The story concerns the disintegration of an upper-middle class family in Lake Forest, Illinois, following the death of one of their sons in a boating accident. The screenplay by Alvin Sargent was based upon the 1976 novel Ordinary People by Judith Guest.

The film received six Academy Awards nominations and won four: the Academy Award for Best Picture, Best Director for Redford, Adapted Screenplay for Sargent, and Supporting Actor for Hutton. In addition, it won five Golden Globe Awards: Best Motion Picture – Drama, Best Director (Redford), Best Actress in a Drama (Tyler Moore), Best Supporting Actor (Hutton), and Best Screenplay (Sargent).

Suspense (U.S. TV series)

Suspense is an American television anthology series that ran on CBS Television from 1949 to 1954. It was adapted from the radio program of the same name which ran from 1942 to 1962.

The Respectful Prostitute

The Respectful Prostitute (French: La Putain respectueuse) is a French play by Jean-Paul Sartre, written in 1946, which observes a woman, a prostitute, caught up in a racially tense period of American history. The audience understands that there has been an incident on a train with said woman involved, but also a black man on whom the blame is laid by the prejudiced law enforcers. What comes to the viewer's realisation is that a white man instigated an attack, but it is in the interests of the law to preserve the perception of the white person at the expense of the black "devil".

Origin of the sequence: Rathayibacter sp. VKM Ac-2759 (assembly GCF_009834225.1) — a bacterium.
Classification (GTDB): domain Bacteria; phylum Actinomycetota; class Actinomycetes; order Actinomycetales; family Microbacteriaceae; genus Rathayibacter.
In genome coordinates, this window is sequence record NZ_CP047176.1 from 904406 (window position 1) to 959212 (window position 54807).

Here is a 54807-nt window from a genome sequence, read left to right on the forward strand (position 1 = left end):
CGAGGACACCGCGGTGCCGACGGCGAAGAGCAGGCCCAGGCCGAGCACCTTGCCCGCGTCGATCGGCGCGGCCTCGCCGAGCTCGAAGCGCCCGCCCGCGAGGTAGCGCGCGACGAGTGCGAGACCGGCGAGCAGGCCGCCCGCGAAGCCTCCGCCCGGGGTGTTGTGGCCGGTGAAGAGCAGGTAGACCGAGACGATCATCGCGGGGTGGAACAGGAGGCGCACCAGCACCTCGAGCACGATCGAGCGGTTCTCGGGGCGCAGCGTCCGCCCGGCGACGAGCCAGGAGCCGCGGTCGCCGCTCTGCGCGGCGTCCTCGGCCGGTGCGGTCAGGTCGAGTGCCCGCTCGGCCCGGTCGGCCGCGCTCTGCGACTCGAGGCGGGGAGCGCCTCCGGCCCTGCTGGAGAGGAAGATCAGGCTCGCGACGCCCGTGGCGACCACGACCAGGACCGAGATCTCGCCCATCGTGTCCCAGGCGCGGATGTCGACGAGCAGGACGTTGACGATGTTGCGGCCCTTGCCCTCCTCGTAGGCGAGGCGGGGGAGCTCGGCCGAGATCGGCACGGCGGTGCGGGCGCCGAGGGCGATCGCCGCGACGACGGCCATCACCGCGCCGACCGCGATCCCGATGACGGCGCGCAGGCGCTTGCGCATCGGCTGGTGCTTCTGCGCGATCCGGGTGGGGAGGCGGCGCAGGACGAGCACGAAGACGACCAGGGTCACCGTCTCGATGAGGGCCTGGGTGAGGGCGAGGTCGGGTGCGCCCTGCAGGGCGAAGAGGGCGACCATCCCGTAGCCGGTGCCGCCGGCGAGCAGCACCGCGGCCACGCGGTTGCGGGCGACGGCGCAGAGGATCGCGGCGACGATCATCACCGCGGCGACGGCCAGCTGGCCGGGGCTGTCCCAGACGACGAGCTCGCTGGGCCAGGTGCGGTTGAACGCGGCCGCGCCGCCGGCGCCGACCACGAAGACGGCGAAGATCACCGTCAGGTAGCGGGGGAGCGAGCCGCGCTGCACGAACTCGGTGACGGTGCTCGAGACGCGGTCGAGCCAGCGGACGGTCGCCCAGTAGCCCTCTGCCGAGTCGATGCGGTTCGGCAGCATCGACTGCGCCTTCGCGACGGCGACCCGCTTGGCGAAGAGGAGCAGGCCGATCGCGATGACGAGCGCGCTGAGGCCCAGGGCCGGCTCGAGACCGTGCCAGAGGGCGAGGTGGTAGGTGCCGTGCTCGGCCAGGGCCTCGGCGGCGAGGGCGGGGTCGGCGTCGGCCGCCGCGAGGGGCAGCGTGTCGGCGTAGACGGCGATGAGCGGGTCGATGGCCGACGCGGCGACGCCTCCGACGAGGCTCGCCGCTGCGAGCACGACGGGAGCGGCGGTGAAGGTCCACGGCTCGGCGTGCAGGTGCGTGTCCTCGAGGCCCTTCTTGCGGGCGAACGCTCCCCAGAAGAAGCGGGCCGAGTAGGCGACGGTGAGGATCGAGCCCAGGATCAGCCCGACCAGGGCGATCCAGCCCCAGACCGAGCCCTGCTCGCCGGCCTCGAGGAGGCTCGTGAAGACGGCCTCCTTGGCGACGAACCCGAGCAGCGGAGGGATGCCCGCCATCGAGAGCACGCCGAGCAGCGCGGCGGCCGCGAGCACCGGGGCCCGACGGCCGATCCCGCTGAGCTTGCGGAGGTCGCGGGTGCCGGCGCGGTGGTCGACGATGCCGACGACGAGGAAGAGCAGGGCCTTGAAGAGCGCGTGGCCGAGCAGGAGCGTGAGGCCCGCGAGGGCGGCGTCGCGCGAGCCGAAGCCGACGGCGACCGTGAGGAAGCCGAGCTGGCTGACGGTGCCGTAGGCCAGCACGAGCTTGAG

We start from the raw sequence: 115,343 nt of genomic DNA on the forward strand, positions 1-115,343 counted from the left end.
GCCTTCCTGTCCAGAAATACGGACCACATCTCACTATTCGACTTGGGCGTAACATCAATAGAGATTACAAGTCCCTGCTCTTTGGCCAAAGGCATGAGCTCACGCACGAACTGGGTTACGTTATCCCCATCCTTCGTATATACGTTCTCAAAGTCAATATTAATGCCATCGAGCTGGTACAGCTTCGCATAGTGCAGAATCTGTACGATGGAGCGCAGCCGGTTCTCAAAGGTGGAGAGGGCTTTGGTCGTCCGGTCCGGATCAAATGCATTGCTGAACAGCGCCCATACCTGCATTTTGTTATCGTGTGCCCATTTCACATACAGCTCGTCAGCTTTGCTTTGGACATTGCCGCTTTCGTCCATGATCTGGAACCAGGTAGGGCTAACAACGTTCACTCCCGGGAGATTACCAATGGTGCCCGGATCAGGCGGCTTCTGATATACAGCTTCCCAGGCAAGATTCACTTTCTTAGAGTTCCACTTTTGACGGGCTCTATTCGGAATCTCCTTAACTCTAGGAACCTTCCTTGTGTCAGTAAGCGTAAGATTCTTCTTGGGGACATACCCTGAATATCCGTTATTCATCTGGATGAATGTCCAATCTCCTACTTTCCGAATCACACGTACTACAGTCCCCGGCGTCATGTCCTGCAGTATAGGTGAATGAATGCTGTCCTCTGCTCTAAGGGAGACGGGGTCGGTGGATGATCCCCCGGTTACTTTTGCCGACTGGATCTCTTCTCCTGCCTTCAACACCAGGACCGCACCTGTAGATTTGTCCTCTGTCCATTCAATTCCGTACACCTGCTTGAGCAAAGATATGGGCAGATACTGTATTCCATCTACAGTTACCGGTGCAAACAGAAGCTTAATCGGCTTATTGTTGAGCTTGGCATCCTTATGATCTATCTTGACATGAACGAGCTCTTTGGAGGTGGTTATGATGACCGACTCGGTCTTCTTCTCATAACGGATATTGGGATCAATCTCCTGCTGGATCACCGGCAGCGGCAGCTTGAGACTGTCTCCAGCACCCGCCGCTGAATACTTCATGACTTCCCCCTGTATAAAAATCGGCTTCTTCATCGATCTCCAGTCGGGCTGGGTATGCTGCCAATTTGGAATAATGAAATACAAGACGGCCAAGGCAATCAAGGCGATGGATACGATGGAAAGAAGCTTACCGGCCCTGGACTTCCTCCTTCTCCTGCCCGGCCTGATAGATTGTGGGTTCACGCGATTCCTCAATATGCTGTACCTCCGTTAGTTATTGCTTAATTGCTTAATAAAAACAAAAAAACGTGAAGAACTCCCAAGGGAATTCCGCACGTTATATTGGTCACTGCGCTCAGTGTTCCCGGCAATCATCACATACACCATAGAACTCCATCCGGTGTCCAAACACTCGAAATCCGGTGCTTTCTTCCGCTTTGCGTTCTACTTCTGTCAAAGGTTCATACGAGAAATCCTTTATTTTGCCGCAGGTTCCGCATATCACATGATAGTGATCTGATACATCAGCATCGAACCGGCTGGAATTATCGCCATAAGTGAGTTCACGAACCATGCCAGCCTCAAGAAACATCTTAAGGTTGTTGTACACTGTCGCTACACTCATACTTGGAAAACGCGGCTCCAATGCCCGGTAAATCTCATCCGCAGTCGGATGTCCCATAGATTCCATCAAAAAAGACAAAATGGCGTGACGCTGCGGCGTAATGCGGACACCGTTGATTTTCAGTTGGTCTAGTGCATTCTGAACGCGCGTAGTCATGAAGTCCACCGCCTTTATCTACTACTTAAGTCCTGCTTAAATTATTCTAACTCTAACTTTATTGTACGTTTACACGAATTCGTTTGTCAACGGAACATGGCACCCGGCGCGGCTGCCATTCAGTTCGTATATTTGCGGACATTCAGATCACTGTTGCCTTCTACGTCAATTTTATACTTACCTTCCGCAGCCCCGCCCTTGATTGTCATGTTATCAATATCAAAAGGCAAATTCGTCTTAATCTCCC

The tale takes a brief look at the loss of freedom inside a cruel world, a subject that dominates Sartre's literary career. The play premiered in November 1946 at the Théâtre Antoine-Simone Berriau in Paris. When the play was produced in the United States, Sartre was accused of anti-Americanism.Sartre's play is believed to have been based on the infamous Scottsboro case, in which two white prostitutes accused nine black teenagers of rape on a train traveling through Alabama in 1931.The play was adapted in the film La Putain respectueuse (1952).

The Survivors (1983 film)

The Survivors is a 1983 American comedy film directed by Michael Ritchie. It stars Walter Matthau and Robin Williams, with supporting roles by Jerry Reed, Kristen Vigard, and James Wainwright. Actor John Goodman also has a minor role.

The Web (TV series)

The Web is an American dramatic anthology series that aired live on CBS for four seasons from July 11, 1950 to September 26, 1954. The series was also revived briefly by NBC in the summer during 1957. The program was produced by Mark Goodson and Bill Todman.